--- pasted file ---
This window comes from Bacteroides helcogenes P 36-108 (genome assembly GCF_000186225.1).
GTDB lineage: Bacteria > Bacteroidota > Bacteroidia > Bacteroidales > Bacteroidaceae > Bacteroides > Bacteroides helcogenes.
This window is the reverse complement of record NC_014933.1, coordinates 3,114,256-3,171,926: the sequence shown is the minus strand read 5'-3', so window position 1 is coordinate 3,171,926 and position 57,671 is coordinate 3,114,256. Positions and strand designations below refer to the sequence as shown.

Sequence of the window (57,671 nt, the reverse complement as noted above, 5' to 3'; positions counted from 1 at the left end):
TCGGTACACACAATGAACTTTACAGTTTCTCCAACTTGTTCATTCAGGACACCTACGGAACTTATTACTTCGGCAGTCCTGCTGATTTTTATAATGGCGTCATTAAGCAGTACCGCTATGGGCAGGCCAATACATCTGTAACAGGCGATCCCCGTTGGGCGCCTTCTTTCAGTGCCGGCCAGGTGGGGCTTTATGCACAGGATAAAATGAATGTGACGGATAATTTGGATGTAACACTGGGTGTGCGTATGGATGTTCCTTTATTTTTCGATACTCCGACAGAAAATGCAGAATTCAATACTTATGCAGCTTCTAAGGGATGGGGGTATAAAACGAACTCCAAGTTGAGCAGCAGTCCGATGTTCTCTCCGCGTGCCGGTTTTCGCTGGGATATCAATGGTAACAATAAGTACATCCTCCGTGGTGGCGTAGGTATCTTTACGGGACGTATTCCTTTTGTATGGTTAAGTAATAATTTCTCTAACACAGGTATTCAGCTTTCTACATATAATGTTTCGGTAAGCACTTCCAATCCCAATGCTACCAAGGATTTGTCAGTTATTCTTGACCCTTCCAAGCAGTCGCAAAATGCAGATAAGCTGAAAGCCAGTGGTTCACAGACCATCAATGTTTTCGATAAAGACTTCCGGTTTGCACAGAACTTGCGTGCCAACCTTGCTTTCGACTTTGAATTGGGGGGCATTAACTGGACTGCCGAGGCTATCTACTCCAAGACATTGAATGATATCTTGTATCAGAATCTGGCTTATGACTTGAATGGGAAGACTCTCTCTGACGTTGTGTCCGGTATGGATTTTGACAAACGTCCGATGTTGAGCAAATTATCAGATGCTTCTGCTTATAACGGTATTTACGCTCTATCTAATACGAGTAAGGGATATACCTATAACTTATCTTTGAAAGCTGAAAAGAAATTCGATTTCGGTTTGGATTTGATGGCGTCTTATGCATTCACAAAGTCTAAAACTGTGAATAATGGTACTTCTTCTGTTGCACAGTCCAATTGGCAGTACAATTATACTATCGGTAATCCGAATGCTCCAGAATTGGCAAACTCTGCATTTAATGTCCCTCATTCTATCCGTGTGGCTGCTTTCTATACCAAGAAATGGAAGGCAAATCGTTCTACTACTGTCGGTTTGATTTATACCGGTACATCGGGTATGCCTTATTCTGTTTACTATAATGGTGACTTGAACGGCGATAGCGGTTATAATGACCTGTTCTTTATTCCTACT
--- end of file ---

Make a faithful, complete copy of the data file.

This window comes from Bacteroides helcogenes P 36-108 (genome assembly GCF_000186225.1).
GTDB lineage: Bacteria > Bacteroidota > Bacteroidia > Bacteroidales > Bacteroidaceae > Bacteroides > Bacteroides helcogenes.
This window is the reverse complement of record NC_014933.1, coordinates 3,114,256-3,171,926: the sequence shown is the minus strand read 5'-3', so window position 1 is coordinate 3,171,926 and position 57,671 is coordinate 3,114,256. Positions and strand designations below refer to the sequence as shown.

Sequence of the window (57,671 nt, the reverse complement as noted above, 5' to 3'; positions counted from 1 at the left end):
TCGGTACACACAATGAACTTTACAGTTTCTCCAACTTGTTCATTCAGGACACCTACGGAACTTATTACTTCGGCAGTCCTGCTGATTTTTATAATGGCGTCATTAAGCAGTACCGCTATGGGCAGGCCAATACATCTGTAACAGGCGATCCCCGTTGGGCGCCTTCTTTCAGTGCCGGCCAGGTGGGGCTTTATGCACAGGATAAAATGAATGTGACGGATAATTTGGATGTAACACTGGGTGTGCGTATGGATGTTCCTTTATTTTTCGATACTCCGACAGAAAATGCAGAATTCAATACTTATGCAGCTTCTAAGGGATGGGGGTATAAAACGAACTCCAAGTTGAGCAGCAGTCCGATGTTCTCTCCGCGTGCCGGTTTTCGCTGGGATATCAATGGTAACAATAAGTACATCCTCCGTGGTGGCGTAGGTATCTTTACGGGACGTATTCCTTTTGTATGGTTAAGTAATAATTTCTCTAACACAGGTATTCAGCTTTCTACATATAATGTTTCGGTAAGCACTTCCAATCCCAATGCTACCAAGGATTTGTCAGTTATTCTTGACCCTTCCAAGCAGTCGCAAAATGCAGATAAGCTGAAAGCCAGTGGTTCACAGACCATCAATGTTTTCGATAAAGACTTCCGGTTTGCACAGAACTTGCGTGCCAACCTTGCTTTCGACTTTGAATTGGGGGGCATTAACTGGACTGCCGAGGCTATCTACTCCAAGACATTGAATGATATCTTGTATCAGAATCTGGCTTATGACTTGAATGGGAAGACTCTCTCTGACGTTGTGTCCGGTATGGATTTTGACAAACGTCCGATGTTGAGCAAATTATCAGATGCTTCTGCTTATAACGGTATTTACGCTCTATCTAATACGAGTAAGGGATATACCTATAACTTATCTTTGAAAGCTGAAAAGAAATTCGATTTCGGTTTGGATTTGATGGCGTCTTATGCATTCACAAAGTCTAAAACTGTGAATAATGGTACTTCTTCTGTTGCACAGTCCAATTGGCAGTACAATTATACTATCGGTAATCCGAATGCTCCAGAATTGGCAAACTCTGCATTTAATGTCCCTCATTCTATCCGTGTGGCTGCTTTCTATACCAAGAAATGGAAGGCAAATCGTTCTACTACTGTCGGTTTGATTTATACCGGTACATCGGGTATGCCTTATTCTGTTTACTATAATGGTGACTTGAACGGCGATAGCGGTTATAATGACCTGTTCTTTATTCCTACT